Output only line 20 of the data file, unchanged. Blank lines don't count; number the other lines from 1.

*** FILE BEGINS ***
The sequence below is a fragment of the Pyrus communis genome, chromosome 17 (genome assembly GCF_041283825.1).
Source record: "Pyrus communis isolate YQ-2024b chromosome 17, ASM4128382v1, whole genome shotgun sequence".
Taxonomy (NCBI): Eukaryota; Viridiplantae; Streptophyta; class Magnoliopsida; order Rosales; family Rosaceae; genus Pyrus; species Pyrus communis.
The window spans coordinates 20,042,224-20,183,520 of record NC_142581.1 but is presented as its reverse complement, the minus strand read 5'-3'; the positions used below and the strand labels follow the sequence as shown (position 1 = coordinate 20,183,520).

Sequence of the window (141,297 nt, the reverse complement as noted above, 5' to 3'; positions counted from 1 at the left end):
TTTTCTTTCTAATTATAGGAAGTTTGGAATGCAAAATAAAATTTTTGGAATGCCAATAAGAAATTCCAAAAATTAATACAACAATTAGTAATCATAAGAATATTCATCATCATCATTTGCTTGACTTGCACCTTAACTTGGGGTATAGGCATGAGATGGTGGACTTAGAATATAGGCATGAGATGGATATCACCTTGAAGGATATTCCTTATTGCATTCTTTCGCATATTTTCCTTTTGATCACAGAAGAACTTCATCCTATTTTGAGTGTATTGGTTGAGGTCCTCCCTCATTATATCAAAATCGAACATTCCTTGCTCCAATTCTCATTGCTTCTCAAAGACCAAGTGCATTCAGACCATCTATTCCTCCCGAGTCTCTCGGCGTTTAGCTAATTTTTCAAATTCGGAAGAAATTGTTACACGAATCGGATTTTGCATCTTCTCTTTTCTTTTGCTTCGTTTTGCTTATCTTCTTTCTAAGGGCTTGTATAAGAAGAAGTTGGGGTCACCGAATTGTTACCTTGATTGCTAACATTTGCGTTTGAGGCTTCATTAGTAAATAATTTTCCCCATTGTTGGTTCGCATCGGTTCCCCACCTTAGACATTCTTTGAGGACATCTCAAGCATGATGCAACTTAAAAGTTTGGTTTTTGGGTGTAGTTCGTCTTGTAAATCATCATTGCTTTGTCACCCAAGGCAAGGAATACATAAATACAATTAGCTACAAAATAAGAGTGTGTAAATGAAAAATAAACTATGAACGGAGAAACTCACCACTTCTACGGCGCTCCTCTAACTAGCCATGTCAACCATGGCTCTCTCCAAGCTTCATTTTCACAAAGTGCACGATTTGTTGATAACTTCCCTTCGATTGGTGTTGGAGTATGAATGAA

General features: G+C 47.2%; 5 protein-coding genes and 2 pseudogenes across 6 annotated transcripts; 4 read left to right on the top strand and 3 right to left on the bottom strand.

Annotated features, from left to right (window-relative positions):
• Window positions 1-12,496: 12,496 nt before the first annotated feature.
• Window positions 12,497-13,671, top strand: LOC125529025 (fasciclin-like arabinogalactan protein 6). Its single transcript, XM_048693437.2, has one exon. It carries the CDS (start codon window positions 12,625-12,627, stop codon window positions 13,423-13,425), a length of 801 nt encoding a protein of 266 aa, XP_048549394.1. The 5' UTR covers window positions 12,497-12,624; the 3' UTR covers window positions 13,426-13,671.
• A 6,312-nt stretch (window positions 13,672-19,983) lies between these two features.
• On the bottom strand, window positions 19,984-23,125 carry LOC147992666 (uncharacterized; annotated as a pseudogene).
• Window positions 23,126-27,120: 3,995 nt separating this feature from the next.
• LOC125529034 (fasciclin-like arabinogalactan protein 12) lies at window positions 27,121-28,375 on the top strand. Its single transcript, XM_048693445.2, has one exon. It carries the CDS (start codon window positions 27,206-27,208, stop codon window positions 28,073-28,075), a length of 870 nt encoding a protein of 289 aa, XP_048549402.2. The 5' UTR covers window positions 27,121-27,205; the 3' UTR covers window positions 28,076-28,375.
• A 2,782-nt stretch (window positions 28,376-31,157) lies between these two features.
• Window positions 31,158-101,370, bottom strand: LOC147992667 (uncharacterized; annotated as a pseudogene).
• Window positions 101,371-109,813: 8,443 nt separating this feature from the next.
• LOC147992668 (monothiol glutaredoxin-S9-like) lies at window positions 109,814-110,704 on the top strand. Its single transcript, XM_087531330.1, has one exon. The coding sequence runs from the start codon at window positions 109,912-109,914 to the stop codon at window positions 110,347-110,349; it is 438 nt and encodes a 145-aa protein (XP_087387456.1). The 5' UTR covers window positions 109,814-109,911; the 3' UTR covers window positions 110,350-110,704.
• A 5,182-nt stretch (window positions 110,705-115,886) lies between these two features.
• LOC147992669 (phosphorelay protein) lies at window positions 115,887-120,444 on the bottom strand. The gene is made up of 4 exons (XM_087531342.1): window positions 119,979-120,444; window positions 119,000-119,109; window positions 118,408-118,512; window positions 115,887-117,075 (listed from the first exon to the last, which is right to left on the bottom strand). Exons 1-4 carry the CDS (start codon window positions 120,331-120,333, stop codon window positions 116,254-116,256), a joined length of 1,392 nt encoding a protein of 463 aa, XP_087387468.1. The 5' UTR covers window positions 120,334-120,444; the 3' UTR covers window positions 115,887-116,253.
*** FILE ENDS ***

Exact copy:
• LOC147992669 (phosphorelay protein) lies at window positions 115,887-120,444 on the bottom strand. The gene is made up of 4 exons (XM_087531342.1): window positions 119,979-120,444; window positions 119,000-119,109; window positions 118,408-118,512; window positions 115,887-117,075 (listed from the first exon to the last, which is right to left on the bottom strand). Exons 1-4 carry the CDS (start codon window positions 120,331-120,333, stop codon window positions 116,254-116,256), a joined length of 1,392 nt encoding a protein of 463 aa, XP_087387468.1. The 5' UTR covers window positions 120,334-120,444; the 3' UTR covers window positions 115,887-116,253.